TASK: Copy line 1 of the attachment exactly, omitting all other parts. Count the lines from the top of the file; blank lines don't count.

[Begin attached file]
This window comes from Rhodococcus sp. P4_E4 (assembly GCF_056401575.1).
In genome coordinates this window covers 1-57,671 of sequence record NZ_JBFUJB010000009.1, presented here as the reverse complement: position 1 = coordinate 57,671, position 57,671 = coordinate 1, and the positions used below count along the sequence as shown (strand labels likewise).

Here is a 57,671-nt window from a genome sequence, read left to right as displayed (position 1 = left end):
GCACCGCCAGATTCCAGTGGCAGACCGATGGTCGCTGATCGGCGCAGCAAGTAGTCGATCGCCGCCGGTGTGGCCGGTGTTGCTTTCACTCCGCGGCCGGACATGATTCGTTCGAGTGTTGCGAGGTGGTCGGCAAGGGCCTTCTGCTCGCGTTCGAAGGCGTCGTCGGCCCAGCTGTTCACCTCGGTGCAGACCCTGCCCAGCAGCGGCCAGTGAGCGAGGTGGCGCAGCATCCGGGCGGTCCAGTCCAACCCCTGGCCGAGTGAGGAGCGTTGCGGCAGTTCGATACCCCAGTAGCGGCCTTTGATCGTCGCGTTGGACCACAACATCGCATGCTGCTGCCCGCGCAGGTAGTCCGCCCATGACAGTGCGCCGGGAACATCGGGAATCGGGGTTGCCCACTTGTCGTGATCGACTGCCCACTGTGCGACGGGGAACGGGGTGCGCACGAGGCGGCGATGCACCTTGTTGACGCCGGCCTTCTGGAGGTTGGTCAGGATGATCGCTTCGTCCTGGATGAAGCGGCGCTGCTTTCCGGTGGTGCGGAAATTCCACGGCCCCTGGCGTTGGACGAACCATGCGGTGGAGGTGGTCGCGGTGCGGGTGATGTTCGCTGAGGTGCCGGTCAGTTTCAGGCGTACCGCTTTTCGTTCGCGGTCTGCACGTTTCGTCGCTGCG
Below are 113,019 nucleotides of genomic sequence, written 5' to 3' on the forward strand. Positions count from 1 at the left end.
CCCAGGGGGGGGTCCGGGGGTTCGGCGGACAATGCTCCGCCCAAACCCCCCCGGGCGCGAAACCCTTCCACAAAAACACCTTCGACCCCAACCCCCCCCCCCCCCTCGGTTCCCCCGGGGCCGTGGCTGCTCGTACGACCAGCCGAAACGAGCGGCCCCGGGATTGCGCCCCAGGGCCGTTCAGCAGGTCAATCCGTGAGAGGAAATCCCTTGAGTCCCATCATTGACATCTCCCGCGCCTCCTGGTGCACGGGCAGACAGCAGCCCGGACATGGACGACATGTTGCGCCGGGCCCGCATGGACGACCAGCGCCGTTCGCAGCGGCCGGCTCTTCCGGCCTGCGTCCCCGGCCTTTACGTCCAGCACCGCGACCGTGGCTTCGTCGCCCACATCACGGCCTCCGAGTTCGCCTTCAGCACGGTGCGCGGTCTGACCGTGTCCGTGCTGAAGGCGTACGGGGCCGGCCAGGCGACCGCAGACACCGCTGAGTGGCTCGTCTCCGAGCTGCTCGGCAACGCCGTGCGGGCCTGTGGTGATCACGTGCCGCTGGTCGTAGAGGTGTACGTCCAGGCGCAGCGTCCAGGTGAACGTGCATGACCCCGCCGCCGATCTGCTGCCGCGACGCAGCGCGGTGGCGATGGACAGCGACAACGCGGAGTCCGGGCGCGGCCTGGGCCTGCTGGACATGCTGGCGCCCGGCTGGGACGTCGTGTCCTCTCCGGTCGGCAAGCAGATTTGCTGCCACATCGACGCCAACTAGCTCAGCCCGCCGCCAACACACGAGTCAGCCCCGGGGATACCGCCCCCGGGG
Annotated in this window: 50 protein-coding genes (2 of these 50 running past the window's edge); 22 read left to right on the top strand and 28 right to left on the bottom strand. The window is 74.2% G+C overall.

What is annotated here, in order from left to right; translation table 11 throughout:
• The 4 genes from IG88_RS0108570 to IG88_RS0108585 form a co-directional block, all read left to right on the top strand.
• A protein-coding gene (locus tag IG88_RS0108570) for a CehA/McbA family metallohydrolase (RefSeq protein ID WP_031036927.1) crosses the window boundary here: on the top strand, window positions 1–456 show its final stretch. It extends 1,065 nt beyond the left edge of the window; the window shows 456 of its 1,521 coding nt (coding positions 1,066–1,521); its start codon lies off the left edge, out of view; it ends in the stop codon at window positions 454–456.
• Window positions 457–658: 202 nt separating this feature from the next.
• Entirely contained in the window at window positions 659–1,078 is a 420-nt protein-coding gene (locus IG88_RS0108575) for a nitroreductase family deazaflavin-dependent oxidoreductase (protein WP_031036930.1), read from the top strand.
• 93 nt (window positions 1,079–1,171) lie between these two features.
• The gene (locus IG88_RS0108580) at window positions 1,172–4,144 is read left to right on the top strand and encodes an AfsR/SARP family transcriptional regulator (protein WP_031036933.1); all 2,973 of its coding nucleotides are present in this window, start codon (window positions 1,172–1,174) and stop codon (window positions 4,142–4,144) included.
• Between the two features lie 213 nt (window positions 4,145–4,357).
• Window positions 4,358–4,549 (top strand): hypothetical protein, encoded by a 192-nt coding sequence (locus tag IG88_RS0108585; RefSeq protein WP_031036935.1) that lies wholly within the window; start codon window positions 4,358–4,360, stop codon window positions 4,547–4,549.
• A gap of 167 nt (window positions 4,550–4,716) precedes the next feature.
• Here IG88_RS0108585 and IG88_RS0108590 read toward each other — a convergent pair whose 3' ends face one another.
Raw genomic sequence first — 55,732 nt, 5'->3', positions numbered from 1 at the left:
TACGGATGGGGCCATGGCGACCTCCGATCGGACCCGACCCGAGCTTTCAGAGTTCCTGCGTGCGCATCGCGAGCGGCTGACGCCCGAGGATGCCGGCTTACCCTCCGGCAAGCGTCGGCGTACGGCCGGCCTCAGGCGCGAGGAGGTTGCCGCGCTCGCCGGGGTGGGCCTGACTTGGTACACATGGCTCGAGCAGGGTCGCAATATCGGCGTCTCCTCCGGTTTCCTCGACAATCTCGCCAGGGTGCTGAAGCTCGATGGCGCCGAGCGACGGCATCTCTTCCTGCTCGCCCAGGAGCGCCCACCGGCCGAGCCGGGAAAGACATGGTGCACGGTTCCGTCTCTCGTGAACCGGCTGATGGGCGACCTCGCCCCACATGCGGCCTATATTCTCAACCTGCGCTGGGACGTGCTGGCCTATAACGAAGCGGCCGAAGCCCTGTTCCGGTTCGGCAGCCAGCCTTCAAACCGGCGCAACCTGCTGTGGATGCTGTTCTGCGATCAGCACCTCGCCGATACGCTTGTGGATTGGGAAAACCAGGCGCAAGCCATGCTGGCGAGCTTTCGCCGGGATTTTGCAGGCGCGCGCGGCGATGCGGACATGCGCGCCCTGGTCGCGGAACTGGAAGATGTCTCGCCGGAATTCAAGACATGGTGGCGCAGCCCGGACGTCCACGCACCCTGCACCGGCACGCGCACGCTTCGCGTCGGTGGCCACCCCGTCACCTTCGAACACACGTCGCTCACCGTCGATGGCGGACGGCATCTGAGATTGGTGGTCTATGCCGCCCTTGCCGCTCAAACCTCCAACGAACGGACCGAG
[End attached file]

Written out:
This window comes from Rhodococcus sp. P4_E4 (assembly GCF_056401575.1).